Michael Ashcroft, former Conservative deputy chairman and prominent backer of the Leave campaign during the referendum, said British companies who need access to the EU should move to Malta after Brexit.

Writing on the website ConservativeHome, he said: “As a hard-nosed, self-made businessman, I believe that Malta represents the best destination for ambitious UK firms that must have a post-Brexit presence in the EU.

“Some UK firms have understandably decided, particularly in a period of uncertainty, that they will need a base in the EU in future, with Paris, Frankfurt and other large European cities the favoured locations for many such companies in a post-Brexit era that begins in March next year.”

“At first glance, Malta might not seem a natural rival to such well-established financial centres. However, from what I have seen at first-hand from my regular visits to the island, Malta can match, or even better, other European countries in terms of what the island can offer to UK firms and its employees.”

Malta is a small island that lies south of Italy in the Mediterranean and has a population of 436,000. It gained its independence from the UK in 1964, and became a member of the EU in 2004, adopting the euro as its official currency four years later. English is one of the country’s two official languages, alongside Maltese. Furthermore, legislative, judicial and company documents are available in English and, in a court of law, it is the English version that prevails.

The economy has rarely, if ever, been in better shape. Last year saw an extremely healthy 6.6% growth in GDP. Malta’s unemployment rate is incredibly low: officially 3.5% but, in reality, virtually everyone who wants to work and is able to work can find a job. Inflation is at just 1.6% and Malta recently recorded its first trade surplus for more than three decades.

Malta has a diverse, open market economy. The four key pillars of its economy are tourism, manufacturing, financial services and Internet gambling. However, aviation, maritime, technology, pharmaceutical and a variety of other business all have a notable presence on the island.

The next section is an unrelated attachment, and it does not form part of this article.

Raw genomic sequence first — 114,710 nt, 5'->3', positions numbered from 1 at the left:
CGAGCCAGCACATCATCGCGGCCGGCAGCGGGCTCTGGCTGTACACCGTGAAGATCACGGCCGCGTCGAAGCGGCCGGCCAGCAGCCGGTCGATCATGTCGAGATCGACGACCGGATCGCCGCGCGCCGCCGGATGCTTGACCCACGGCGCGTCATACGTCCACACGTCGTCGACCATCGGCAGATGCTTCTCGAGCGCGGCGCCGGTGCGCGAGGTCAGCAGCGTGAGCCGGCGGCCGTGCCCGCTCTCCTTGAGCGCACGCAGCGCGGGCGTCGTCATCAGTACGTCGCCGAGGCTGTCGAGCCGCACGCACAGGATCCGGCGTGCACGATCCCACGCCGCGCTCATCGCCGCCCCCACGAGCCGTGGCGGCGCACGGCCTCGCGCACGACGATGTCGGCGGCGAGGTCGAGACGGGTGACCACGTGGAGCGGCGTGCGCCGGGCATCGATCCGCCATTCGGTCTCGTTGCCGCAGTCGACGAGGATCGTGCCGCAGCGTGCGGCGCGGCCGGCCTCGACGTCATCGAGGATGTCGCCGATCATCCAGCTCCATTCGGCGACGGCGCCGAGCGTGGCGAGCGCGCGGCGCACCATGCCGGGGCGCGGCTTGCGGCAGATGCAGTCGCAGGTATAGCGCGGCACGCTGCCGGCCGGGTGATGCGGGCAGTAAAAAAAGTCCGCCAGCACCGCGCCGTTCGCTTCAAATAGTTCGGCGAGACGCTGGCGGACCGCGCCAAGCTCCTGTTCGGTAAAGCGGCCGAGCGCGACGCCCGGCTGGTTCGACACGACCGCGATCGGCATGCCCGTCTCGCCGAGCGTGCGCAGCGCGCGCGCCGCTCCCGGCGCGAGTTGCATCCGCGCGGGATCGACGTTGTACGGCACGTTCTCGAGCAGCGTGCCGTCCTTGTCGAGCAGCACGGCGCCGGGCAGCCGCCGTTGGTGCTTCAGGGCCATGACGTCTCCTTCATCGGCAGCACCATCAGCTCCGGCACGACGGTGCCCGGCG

Many foreign firms have been attracted to Malta by its advantageous tax system, both for companies and their workers, as well as the island’s relatively cheap costs in comparison to major European cities.

Furthermore, Malta offers a wonderful quality of life, with its rich history and its Mediterranean climate. It also boasts good education and health systems, plus excellent flight connections to many European countries and beyond (more than 80 destinations in all) are other positives that the island can boast. In 2016 Malta was ranked as the world’s second best place for foreigners to live by a wide-ranging global industry survey.

Yet, arguably the key to the country’s economic prosperity is the solution-solving attitude and solid work ethic of its business leaders and workforce. Malta has no worthwhile natural resources (other than the sun and the sea) and, as a result, its lawmakers and regulators realised some time ago that for the country to be successful it had to be forward thinking and innovative.

Dr Joseph Muscat, the current Prime Minister, said his government was embarking on a path whereby UK firms will “co-locate”, rather than “re-locate” to Malta. “Our attitude is that we do not want to tell UK firms: ‘leave the UK and come to Malta’. We don’t think that is realistic and we are not going to be antagonistic, with a predatory agenda. Instead we want to be seen as part of the solution to a potential problem when it comes to Brexit.”

Over the past two or three decades Malta has taken calculated risks in that it has embraced new areas of international business on a regular basis, and many have been very successful. Malta is currently enthusiastic about ‘blockchain’, the cryptographically enhanced decentralised digital ledger technology.

In June, the Maltese Parliament approved three bills at second reading – the Virtual Financial Assets Act, the Innovative Technology Arrangements & Service Act and the Malta Digital Innovation Authority Act – to establish a legal framework for initial coin offerings (ICOs), exchanges and innovative technologies.

The legislation is designed to provide investor protection and legal certainty to investors and operators for the setting up of crypto-currency operations in Malta, as well as to provide for legal recognition and regulation.

In short, Malta is in the EU but also has a close association with the UK. Malta has a constructive attitude and offers arguably the leanest, pro-business jurisdiction in Europe. For more information on how to establish a company in Malta.